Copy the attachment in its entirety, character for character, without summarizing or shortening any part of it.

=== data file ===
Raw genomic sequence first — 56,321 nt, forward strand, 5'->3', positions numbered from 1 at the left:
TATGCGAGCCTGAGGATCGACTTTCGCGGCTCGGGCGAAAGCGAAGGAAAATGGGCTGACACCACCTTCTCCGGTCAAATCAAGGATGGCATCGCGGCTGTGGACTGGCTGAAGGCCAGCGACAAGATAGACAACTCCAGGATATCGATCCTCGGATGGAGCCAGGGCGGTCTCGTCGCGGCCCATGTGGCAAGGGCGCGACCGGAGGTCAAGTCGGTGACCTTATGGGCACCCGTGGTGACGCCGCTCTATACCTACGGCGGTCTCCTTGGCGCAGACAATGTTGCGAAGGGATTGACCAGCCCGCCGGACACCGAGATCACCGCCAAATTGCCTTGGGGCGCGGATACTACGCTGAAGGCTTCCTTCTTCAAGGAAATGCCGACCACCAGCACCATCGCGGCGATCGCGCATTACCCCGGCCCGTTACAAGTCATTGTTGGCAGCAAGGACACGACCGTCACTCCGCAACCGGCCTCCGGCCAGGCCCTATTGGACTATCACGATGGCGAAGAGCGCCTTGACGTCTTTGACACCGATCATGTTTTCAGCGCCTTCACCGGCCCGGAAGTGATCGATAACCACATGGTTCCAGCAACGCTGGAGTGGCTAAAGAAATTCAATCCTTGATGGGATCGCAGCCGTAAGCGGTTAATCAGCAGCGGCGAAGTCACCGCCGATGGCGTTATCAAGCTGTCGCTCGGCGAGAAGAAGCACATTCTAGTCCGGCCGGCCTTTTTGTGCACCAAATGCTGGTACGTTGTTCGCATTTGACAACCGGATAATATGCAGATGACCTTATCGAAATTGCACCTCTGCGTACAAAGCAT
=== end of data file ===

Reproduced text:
Raw genomic sequence first — 56,321 nt, forward strand, 5'->3', positions numbered from 1 at the left:
TATGCGAGCCTGAGGATCGACTTTCGCGGCTCGGGCGAAAGCGAAGGAAAATGGGCTGACACCACCTTCTCCGGTCAAATCAAGGATGGCATCGCGGCTGTGGACTGGCTGAAGGCCAGCGACAAGATAGACAACTCCAGGATATCGATCCTCGGATGGAGCCAGGGCGGTCTCGTCGCGGCCCATGTGGCAAGGGCGCGACCGGAGGTCAAGTCGGTGACCTTATGGGCACCCGTGGTGACGCCGCTCTATACCTACGGCGGTCTCCTTGGCGCAGACAATGTTGCGAAGGGATTGACCAGCCCGCCGGACACCGAGATCACCGCCAAATTGCCTTGGGGCGCGGATACTACGCTGAAGGCTTCCTTCTTCAAGGAAATGCCGACCACCAGCACCATCGCGGCGATCGCGCATTACCCCGGCCCGTTACAAGTCATTGTTGGCAGCAAGGACACGACCGTCACTCCGCAACCGGCCTCCGGCCAGGCCCTATTGGACTATCACGATGGCGAAGAGCGCCTTGACGTCTTTGACACCGATCATGTTTTCAGCGCCTTCACCGGCCCGGAAGTGATCGATAACCACATGGTTCCAGCAACGCTGGAGTGGCTAAAGAAATTCAATCCTTGATGGGATCGCAGCCGTAAGCGGTTAATCAGCAGCGGCGAAGTCACCGCCGATGGCGTTATCAAGCTGTCGCTCGGCGAGAAGAAGCACATTCTAGTCCGGCCGGCCTTTTTGTGCACCAAATGCTGGTACGTTGTTCGCATTTGACAACCGGATAATATGCAGATGACCTTATCGAAATTGCACCTCTGCGTACAAAGCAT